ВПМЗ – Вятско-Полянский машиностроительный завод
VPMZ – Vyats-Polyan Machine-building Factory

VPMZ factory “Hammer” was founded in 1938 in the Kirov region to serve the textile industry. In 1941 equipment for making weapons was evacuated from Moscow. After the war the factory along with military orders began producing items of peacetime production such as gramophones. Production began in 1955 of sidecars for Izhevsk motorcycles. The plant was expanded and new production buildings were built. In 1956 plans were made to produce the first Soviet-made “motoroller” (motor scooter).

In 1957 the first “Vyatka” scooter was produced. In the 1970′s the issue of sidecars reached 200,000 units per year and motoroller production was over 100,000 pieces per year. In 2012 the plant was restructured and became Joint Stock Company “Hammer-Arms”.

ВП56  ВП58  ВП-Sputnik

Eugene in Russia has translated the following article:


USSR 1957-1979, since 1999

Machine building factory of Vyatskie Polyany town is a big installation of defensive weapons industry. Due to begin in 1950’s conversion of war-production plants had to adopt production for civil needs. In 1956 a co-operative production of some motorcycle parts of IZH factory began, which included air filters, handlebars, silencers, air pumps. Same year upon getting technical documentation from the Izhevsk factory there began production of sidecars for motorcycle model IZH-49. Later all IZH-49’s were coupled with sidecars made at Vyatka (VPMZ) factory.
At the same time the Vyatka factory was preparing for mass production of absolutely new for the USSR means of transport – a motoroller (motor scooter), mass production of which started in 1957.

A prototype for the first model called “Vyatka VP-150” was a popular Italian Vespa 150GL, which featured a steel monocoque body (frame), horizontally placed two-stroke engine and its output shaft having 3-speed gearbox and rear wheel suspension, short lever leading front fork with side mount of its wheel.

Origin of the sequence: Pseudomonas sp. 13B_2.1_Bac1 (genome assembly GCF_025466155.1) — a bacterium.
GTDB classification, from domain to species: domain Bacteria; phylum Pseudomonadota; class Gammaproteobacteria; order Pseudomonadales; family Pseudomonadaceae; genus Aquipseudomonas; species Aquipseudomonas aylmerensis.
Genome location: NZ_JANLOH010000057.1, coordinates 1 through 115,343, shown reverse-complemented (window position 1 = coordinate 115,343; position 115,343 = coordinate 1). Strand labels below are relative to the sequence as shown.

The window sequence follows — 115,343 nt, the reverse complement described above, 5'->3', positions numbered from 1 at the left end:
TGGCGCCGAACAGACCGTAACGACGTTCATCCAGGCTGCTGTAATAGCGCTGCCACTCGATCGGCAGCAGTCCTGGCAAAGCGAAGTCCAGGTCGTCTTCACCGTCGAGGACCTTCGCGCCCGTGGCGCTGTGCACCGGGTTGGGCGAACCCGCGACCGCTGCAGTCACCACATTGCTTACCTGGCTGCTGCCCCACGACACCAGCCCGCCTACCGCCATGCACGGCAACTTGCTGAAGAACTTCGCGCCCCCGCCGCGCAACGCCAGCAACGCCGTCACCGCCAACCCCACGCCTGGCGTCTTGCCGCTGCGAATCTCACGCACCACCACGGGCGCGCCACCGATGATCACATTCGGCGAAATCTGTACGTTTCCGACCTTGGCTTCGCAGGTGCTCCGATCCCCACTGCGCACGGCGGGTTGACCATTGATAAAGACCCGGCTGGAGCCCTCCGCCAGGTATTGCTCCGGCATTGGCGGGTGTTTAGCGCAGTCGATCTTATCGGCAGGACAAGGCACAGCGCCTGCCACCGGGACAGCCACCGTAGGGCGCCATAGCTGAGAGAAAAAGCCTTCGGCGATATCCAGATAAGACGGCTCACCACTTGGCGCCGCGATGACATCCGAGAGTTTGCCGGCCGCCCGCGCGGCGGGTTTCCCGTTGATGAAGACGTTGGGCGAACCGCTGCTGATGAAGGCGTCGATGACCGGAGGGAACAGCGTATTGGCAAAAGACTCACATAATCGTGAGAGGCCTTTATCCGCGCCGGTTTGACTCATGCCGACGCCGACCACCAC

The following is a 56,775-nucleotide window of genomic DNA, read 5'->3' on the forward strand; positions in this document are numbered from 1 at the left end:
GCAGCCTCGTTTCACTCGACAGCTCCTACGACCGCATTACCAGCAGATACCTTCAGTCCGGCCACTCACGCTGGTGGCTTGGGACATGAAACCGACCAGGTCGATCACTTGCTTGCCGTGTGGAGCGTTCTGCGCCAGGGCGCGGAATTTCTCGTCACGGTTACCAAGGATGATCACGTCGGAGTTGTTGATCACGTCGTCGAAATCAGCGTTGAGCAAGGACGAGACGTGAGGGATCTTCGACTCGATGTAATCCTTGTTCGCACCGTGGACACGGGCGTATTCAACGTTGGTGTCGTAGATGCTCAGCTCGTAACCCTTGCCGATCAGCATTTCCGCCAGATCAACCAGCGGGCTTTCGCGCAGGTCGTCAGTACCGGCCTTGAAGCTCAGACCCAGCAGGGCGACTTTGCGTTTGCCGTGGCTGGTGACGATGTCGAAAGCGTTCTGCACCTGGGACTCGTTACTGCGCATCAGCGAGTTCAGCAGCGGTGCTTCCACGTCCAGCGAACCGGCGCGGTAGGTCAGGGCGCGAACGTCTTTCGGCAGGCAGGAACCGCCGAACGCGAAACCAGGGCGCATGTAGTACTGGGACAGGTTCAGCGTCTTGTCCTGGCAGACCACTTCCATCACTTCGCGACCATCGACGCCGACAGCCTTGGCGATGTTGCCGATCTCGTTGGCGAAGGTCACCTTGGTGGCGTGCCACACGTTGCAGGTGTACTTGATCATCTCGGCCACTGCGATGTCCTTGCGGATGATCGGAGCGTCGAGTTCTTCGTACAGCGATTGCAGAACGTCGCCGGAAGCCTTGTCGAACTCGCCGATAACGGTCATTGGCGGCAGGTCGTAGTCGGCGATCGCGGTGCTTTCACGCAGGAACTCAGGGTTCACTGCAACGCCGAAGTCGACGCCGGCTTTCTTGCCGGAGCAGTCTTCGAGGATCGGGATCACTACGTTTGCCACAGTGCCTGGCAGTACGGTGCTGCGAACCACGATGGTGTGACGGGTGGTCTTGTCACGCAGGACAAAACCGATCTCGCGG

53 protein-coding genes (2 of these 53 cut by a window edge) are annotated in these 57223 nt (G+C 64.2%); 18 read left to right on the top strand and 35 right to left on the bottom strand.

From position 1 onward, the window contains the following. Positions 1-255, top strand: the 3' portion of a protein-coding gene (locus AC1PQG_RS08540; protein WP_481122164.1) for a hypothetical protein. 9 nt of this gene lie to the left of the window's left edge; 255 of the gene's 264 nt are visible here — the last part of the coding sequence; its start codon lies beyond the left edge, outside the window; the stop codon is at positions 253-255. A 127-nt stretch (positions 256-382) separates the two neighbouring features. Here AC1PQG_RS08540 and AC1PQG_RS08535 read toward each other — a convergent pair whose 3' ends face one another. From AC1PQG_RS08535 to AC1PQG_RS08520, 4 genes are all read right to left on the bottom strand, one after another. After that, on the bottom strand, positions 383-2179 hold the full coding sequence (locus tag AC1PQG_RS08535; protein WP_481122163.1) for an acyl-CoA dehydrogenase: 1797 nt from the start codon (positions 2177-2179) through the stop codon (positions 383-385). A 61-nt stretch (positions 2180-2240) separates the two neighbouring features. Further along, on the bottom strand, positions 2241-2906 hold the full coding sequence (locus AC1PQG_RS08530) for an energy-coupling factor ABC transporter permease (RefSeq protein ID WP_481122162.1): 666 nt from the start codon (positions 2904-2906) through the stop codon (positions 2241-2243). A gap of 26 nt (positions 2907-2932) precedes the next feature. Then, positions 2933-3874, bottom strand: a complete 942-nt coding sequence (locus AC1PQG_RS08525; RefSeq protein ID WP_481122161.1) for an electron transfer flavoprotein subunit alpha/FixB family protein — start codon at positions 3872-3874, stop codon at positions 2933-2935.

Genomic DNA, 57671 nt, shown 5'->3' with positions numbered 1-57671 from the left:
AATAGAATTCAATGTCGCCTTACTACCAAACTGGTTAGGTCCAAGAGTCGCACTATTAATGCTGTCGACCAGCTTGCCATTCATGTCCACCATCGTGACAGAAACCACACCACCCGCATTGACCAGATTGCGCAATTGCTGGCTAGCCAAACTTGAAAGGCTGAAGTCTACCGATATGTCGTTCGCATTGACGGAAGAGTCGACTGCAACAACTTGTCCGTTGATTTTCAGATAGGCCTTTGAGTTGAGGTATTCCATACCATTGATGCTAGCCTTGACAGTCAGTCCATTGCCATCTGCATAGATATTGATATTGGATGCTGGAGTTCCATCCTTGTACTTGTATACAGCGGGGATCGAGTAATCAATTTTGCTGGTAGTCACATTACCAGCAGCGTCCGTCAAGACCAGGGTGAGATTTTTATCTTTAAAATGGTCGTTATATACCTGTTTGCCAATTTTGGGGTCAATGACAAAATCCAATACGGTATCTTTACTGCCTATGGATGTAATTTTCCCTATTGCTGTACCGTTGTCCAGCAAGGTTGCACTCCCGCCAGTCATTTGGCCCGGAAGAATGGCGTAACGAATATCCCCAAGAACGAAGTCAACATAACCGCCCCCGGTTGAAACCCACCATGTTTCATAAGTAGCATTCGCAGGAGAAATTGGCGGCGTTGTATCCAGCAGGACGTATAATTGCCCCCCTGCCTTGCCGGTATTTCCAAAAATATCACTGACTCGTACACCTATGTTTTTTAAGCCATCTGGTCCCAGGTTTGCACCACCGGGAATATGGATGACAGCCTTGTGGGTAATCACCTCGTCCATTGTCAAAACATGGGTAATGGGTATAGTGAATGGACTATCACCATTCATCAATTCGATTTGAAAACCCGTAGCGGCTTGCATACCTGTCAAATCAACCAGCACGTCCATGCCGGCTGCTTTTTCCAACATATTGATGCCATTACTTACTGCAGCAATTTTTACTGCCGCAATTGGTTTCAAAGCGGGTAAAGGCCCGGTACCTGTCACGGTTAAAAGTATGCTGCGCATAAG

First model of Vyatka had 4,5 hp with 148cc engine and had weight of 108kg. As the factory didn’t firstly have the necessary equipment to make big press-formed steel parts, like motoroller coat and sidecar body, these were supplied by Dnepropetrovsk “YUzhmashzavod”. A modernized version of 1959 raised engine horsepower to 5,5 resulting in Vyatka top speed of 70km/h. Then the factory also adpoted production of three-wheel cargo motorollers, named “MT-150”, capable of carrying 250kg of load in several versions: with cargo platform, covered cargo, self-dropping sides.


On order of VDNKh a special model of mototaxi was developed with two front placed parallel wheels and a twin-seat for passengers on excursion.

At the begginning of the 1960’s the factory staff began developing a successor for VP-150. An experimental motoroller V-175 had an enlongated engine coat, different front mudguard shape and a 174cc engine unificated with Kovrov (Plant in the name of Degtyarev) motorcycles power plant.

But mass series were made from completely different machine with elegant coatings shape, and chain transmission (chain casing served also as a rear pendulum), long lever front fork of pushing type and tuned to 6hp old design engine. Weight grew to 120kg and top speed was 75km/h, first series of this model named VP-150M came off the factory conveyor in December 1965.

Indicator on a VP-150M

The next modernization of motoroller was carried out in 1973: engine was tuned to output 7hp, with for the first time in the USSR an electronic ignition system, changed shape of headlight coat, turnlights and the model name “Elektron-3”. Top speed reached 80km/h.

Vyatka publicity photo 1975

But 1970’s were an epoch of mass automobilization, so interest for motorollers dropped sharply. The last Elektrons came off the conveyor in 1979.

The plant came back to motorcycle production only at the end of the 1990’s adopting production of a 49cc two-stroke engine, a copy of German “Simson”. In 1999 the factory managed to set production of motorollers equipped with such engines, called “Strizh”.